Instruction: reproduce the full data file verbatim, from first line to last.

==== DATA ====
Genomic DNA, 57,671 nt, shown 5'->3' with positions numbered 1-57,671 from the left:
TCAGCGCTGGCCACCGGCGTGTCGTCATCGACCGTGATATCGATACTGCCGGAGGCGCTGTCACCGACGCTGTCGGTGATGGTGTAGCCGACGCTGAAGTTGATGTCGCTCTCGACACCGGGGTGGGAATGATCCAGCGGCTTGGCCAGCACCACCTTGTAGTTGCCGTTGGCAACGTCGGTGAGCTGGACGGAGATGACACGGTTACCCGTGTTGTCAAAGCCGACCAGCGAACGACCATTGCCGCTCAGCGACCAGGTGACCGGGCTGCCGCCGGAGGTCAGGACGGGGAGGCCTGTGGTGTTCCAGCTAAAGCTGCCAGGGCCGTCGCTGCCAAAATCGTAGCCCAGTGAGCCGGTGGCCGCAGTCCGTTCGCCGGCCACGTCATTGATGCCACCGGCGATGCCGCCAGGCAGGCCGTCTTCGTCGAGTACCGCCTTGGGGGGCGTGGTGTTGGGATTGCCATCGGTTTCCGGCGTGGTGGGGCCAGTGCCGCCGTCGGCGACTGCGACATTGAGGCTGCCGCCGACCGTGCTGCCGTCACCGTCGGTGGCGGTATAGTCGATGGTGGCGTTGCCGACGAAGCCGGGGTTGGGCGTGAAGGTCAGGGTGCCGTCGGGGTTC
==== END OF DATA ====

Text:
Genomic DNA, 57,671 nt, shown 5'->3' with positions numbered 1-57,671 from the left:
TCAGCGCTGGCCACCGGCGTGTCGTCATCGACCGTGATATCGATACTGCCGGAGGCGCTGTCACCGACGCTGTCGGTGATGGTGTAGCCGACGCTGAAGTTGATGTCGCTCTCGACACCGGGGTGGGAATGATCCAGCGGCTTGGCCAGCACCACCTTGTAGTTGCCGTTGGCAACGTCGGTGAGCTGGACGGAGATGACACGGTTACCCGTGTTGTCAAAGCCGACCAGCGAACGACCATTGCCGCTCAGCGACCAGGTGACCGGGCTGCCGCCGGAGGTCAGGACGGGGAGGCCTGTGGTGTTCCAGCTAAAGCTGCCAGGGCCGTCGCTGCCAAAATCGTAGCCCAGTGAGCCGGTGGCCGCAGTCCGTTCGCCGGCCACGTCATTGATGCCACCGGCGATGCCGCCAGGCAGGCCGTCTTCGTCGAGTACCGCCTTGGGGGGCGTGGTGTTGGGATTGCCATCGGTTTCCGGCGTGGTGGGGCCAGTGCCGCCGTCGGCGACTGCGACATTGAGGCTGCCGCCGACCGTGCTGCCGTCACCGTCGGTGGCGGTATAGTCGATGGTGGCGTTGCCGACGAAGCCGGGGTTGGGCGTGAAGGTCAGGGTGCCGTCGGGGTTC